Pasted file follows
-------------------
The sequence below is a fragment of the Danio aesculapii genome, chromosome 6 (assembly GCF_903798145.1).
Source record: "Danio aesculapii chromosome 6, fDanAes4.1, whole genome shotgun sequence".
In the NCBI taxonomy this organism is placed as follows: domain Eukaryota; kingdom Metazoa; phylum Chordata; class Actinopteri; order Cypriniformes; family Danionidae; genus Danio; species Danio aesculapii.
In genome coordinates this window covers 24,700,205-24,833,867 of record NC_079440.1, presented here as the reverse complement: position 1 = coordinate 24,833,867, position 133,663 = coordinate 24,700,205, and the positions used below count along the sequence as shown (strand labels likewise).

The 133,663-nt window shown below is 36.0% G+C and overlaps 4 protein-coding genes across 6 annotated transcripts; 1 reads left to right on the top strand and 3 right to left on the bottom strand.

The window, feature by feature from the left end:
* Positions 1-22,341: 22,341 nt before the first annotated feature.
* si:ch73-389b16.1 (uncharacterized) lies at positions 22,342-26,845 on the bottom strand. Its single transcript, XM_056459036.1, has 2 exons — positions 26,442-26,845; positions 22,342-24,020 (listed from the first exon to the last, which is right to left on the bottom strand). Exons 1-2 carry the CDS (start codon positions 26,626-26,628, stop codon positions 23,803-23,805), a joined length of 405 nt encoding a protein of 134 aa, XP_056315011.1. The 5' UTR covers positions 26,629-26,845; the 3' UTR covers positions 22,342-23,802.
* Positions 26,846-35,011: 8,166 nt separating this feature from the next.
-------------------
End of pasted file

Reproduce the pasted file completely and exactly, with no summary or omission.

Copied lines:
The sequence below is a fragment of the Danio aesculapii genome, chromosome 6 (assembly GCF_903798145.1).
Source record: "Danio aesculapii chromosome 6, fDanAes4.1, whole genome shotgun sequence".
In the NCBI taxonomy this organism is placed as follows: domain Eukaryota; kingdom Metazoa; phylum Chordata; class Actinopteri; order Cypriniformes; family Danionidae; genus Danio; species Danio aesculapii.
In genome coordinates this window covers 24,700,205-24,833,867 of record NC_079440.1, presented here as the reverse complement: position 1 = coordinate 24,833,867, position 133,663 = coordinate 24,700,205, and the positions used below count along the sequence as shown (strand labels likewise).

The 133,663-nt window shown below is 36.0% G+C and overlaps 4 protein-coding genes across 6 annotated transcripts; 1 reads left to right on the top strand and 3 right to left on the bottom strand.

The window, feature by feature from the left end:
* Positions 1-22,341: 22,341 nt before the first annotated feature.
* si:ch73-389b16.1 (uncharacterized) lies at positions 22,342-26,845 on the bottom strand. Its single transcript, XM_056459036.1, has 2 exons — positions 26,442-26,845; positions 22,342-24,020 (listed from the first exon to the last, which is right to left on the bottom strand). Exons 1-2 carry the CDS (start codon positions 26,626-26,628, stop codon positions 23,803-23,805), a joined length of 405 nt encoding a protein of 134 aa, XP_056315011.1. The 5' UTR covers positions 26,629-26,845; the 3' UTR covers positions 22,342-23,802.
* Positions 26,846-35,011: 8,166 nt separating this feature from the next.